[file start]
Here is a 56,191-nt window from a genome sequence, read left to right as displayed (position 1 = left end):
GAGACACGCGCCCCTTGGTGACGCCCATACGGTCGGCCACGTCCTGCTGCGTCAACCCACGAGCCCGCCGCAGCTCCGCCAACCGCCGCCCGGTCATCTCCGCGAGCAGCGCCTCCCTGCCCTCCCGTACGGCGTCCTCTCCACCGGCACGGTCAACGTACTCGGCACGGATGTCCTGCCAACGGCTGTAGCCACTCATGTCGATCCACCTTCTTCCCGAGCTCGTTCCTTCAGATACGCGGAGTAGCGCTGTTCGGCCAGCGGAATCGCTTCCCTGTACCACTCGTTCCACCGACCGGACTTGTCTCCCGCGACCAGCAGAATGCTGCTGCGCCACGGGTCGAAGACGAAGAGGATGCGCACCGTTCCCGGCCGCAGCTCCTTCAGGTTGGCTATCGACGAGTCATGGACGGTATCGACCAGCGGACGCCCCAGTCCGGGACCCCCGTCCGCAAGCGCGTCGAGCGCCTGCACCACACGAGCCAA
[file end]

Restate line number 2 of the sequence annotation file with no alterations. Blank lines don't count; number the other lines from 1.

GAGACACGCGCCCCTTGGTGACGCCCATACGGTCGGCCACGTCCTGCTGCGTCAACCCACGAGCCCGCCGCAGCTCCGCCAACCGCCGCCCGGTCATCTCCGCGAGCAGCGCCTCCCTGCCCTCCCGTACGGCGTCCTCTCCACCGGCACGGTCAACGTACTCGGCACGGATGTCCTGCCAACGGCTGTAGCCACTCATGTCGATCCACCTTCTTCCCGAGCTCGTTCCTTCAGATACGCGGAGTAGCGCTGTTCGGCCAGCGGAATCGCTTCCCTGTACCACTCGTTCCACCGACCGGACTTGTCTCCCGCGACCAGCAGAATGCTGCTGCGCCACGGGTCGAAGACGAAGAGGATGCGCACCGTTCCCGGCCGCAGCTCCTTCAGGTTGGCTATCGACGAGTCATGGACGGTATCGACCAGCGGACGCCCCAGTCCGGGACCCCCGTCCGCAAGCGCGTCGAGCGCCTGCACCACACGAGCCAA